Reaching the 21st Century: A Loss of Faith
A quick look at the history of Christianity will reveal a dark past. We see the atrocities committed during the Crusades, for example, following through to torturous incidences committed by ‘Christians’ to heretics for centuries after. Of course, evil is ever-present and we do not discount the current problems caused by many religions, including Christianity, still today. However, overall, Christianity has evolved. We have graduated, for the most part, into a socially accepting, tolerant and positive structure, happy and forthcoming to accept all. Not all proponents of our Faith have grown towards this light, but we proceed on the basis that Christianity seeks to provide guidance towards a kingdom of justice and truth. Below, you shall find other prominent reasons that the Church has lost a significant level of attendance and, in some cases, respect.
The Enlightenment period was one of great progress; scientifically, philosophically and socially. Beyond a decline of religious belief, it bought about a new kind of faith; faith in humankind to act without guidance, counsel or any beyond authority. Many see the loss of faith as a ‘struggle between science and religion’ (Kenan Malik). But this is not exhaustive; the Enlightenment period saw wider social, intellectual, political and religious debate than ever before. Much of the Enlightenment period’s impact on faith, or the loss of it, stemmed from the discussion of social order, as opposed to just science. Previous to this, Christianity and the Bible had provided a guide. Many saw developments in science specifically as consistent with Christianity. However, many Protestants in particular thought differently; arguing that God was ‘benevolent, rather than arbitrary, deity’ (Scientific and Religious Transformation, Feross Aboukhadijeh). Overall, every aspect of the Enlightenment fostered a sense of religious liberty. It encouraged those to choose ones faith, if at all, rather than living by the law of the land.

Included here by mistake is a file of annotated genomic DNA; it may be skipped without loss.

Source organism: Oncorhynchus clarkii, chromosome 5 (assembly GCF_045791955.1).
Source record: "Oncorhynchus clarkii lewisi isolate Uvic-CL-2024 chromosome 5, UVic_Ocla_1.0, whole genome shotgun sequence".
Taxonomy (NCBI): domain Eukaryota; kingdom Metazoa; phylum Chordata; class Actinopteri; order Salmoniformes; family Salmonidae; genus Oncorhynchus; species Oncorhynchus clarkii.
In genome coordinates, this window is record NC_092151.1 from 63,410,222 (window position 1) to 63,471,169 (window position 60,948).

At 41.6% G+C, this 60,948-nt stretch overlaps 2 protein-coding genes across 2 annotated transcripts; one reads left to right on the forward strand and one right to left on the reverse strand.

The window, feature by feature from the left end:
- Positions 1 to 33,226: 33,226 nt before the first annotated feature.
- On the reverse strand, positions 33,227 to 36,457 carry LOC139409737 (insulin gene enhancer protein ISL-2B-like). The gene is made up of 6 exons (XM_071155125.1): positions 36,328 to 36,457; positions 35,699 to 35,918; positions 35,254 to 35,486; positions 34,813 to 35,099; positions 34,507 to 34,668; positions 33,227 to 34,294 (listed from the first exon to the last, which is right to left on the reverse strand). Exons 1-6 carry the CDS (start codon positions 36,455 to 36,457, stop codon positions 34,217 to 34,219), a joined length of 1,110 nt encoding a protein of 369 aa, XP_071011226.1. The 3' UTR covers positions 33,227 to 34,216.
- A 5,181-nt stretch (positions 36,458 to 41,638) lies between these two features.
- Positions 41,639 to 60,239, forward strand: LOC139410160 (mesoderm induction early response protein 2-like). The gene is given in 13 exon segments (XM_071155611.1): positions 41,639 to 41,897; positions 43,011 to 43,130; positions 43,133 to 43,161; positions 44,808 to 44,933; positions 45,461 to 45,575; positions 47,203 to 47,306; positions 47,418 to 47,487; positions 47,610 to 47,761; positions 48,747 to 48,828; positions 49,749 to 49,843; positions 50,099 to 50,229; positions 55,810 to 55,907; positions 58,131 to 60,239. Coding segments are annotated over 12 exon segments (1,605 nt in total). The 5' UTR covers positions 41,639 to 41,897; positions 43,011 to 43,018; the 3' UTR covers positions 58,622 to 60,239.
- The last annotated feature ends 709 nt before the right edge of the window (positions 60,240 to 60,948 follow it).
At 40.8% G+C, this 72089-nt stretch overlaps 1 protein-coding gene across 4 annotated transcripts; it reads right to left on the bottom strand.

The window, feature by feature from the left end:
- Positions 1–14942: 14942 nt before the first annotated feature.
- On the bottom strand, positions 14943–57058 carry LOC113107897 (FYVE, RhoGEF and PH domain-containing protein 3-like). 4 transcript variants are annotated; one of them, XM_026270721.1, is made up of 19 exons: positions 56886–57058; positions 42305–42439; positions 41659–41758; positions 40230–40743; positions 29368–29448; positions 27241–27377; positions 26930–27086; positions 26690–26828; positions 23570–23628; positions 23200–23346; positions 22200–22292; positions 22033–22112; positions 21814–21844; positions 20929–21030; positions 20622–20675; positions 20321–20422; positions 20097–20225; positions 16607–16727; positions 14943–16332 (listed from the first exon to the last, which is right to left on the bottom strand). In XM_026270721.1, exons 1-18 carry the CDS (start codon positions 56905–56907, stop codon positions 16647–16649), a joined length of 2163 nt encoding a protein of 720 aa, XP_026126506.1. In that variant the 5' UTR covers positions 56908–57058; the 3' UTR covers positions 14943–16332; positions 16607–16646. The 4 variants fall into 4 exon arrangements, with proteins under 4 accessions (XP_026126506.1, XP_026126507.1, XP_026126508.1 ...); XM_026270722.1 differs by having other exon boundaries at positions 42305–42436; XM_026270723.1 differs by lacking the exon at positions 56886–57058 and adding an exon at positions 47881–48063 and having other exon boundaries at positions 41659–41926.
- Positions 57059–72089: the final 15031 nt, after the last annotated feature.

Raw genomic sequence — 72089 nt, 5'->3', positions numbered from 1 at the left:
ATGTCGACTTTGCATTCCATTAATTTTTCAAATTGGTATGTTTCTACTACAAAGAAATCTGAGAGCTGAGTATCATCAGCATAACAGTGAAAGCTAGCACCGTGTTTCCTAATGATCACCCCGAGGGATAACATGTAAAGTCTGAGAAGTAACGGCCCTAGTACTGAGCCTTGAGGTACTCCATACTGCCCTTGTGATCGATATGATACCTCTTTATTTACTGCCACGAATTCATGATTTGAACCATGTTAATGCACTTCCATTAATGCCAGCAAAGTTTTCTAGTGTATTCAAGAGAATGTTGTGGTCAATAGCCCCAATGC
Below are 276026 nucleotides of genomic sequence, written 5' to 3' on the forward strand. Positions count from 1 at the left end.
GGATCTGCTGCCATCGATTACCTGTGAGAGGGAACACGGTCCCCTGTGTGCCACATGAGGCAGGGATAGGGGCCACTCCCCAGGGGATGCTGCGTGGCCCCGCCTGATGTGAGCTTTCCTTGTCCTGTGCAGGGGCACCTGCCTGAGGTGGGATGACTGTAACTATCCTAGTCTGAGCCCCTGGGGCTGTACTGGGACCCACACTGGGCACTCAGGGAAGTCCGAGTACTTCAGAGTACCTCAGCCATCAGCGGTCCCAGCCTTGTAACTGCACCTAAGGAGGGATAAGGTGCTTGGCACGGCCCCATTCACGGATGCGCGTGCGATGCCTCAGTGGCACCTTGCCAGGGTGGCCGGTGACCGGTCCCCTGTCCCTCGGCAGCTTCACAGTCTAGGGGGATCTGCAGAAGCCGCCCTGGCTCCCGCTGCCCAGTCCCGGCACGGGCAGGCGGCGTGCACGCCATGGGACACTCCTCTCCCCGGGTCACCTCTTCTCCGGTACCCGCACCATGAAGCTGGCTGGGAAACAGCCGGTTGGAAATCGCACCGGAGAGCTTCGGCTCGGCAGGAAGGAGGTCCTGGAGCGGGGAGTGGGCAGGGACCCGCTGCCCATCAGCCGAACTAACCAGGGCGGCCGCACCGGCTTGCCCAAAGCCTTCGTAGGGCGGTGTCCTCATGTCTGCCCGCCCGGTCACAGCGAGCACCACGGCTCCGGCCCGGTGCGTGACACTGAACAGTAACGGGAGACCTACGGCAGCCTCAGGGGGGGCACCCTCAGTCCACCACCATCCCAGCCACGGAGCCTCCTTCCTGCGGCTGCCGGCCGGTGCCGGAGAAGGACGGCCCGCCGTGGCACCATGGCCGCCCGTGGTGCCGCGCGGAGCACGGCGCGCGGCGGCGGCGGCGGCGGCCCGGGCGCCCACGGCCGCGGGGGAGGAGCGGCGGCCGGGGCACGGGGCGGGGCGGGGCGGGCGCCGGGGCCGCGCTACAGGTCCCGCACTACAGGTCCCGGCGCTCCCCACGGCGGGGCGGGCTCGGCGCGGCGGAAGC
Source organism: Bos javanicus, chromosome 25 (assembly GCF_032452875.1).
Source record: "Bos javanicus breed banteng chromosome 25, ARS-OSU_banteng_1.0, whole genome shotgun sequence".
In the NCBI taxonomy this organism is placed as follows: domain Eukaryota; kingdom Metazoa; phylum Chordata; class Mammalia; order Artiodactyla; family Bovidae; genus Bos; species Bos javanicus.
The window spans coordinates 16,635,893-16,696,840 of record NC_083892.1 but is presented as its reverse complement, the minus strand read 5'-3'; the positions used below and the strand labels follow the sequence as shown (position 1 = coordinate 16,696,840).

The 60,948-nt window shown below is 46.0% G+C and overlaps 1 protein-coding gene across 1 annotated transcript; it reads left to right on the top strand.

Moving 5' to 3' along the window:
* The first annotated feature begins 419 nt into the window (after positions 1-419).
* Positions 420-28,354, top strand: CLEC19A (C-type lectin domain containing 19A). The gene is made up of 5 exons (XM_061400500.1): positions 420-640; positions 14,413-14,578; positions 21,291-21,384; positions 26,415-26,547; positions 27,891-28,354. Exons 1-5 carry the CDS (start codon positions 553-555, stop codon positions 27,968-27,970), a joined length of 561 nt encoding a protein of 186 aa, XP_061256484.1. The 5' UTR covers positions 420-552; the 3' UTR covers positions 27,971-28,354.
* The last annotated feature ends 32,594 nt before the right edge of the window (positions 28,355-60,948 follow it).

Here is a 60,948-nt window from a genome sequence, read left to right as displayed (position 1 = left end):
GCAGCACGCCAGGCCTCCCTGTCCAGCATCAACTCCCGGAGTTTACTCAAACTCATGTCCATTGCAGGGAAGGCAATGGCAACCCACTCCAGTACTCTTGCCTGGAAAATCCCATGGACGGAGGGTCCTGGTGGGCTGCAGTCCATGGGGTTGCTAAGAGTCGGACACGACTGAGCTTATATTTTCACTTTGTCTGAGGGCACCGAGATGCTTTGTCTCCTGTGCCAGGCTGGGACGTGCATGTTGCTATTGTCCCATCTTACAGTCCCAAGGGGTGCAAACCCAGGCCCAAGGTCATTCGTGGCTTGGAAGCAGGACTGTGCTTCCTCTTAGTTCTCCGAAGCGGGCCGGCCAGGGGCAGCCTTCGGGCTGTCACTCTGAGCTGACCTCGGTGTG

What with the increase of contraceptive medication and so on, the ability to enjoy sexual relations for pleasure, as opposed to purely for reproduction, has had a truly revolutionary attitude over the years. Society, particularly younger people and millennial’s, tend to perceive the Bible and Faith generally as having very traditional views on this matter. As a result, we have a juxtaposition between the activities regularly enjoyed as a fact of modern life and the perceived attitude of Christianity. Here, we arrive at one huge reason for the loss of faith practices; perceived (and not necessarily true) attitudes based on ancient text versus that of modern habitual routine.
Similarly, we have this exposure to social networking. Generations below us and those yet to come have more information, more controversial and opinionated debate, at their fingertips than ever. We are encouraged to become politicised in our every opinion, which, of course, does not have to be a negative thing. However, modern trends tend to follow anti-religious practices and the press, which we all know to thrive off of hyperbole and pessimistic opinion, are given the room to draw in more of our somewhat vulnerable society. Young people, in particular, tend to follow societal trends and movements.
Following the events that we have touched upon, the Enlightenment and Sexual Revolution for example, we see negative perceptions of traditional faiths gaining more and more traction with the help of a worldwide social network.
Less need for Prayer
We have touched upon scientific development as a key reason for the loss of faith. In context with this, medical advancement comes hand in hand. Modern medicine has, in very recent years in particular, provided a cure for countless numbers of illnesses and diseases. It is nothing short of a miracle. However, this progress in medical advancement has meant regress in prayer practices. Why pray for recovery if we only need to look for NHS? Of course, for believers, this is an easily answerable question. But, for most of society, it is a reasonable and just one. People often turn to prayer in times of desperation, whether they are religious or not. Now, if we can simply look to the wonderful staff of the NHS, for example, to provide our ‘miracles’, there is seemingly less ‘need’ for prayer within the present day.
We see the ‘Rule of Science’ as comparable to the Rule of Law. Science is now perceived as the supreme source of knowledge; no person, or deity rises above it. Of course, as believers, we respectfully disagree. However, Science is, as it should be, a very widely respected field. Religion has internal disagreements between streams; this conflict is seen as a justification for non-believers. Alternatively, internal disagreements between scientists are respected, and this does not seem to impact judgment of the field in general. Like religion once was, and fortunately still is by some, seen as beyond our human entity and selves, Science is now regarded as something almost supremely extraneous.
On a similar note, in history, we can see examples of God being perceived as Supreme Arbiter. Theology could resolve conflicting opinion, which man could not. God was, and still is, almighty. Now, we see modern science unseating the Master Classifier (Thomas Szasz, Ideology and Insanity). This blog continues to explore this main thesis.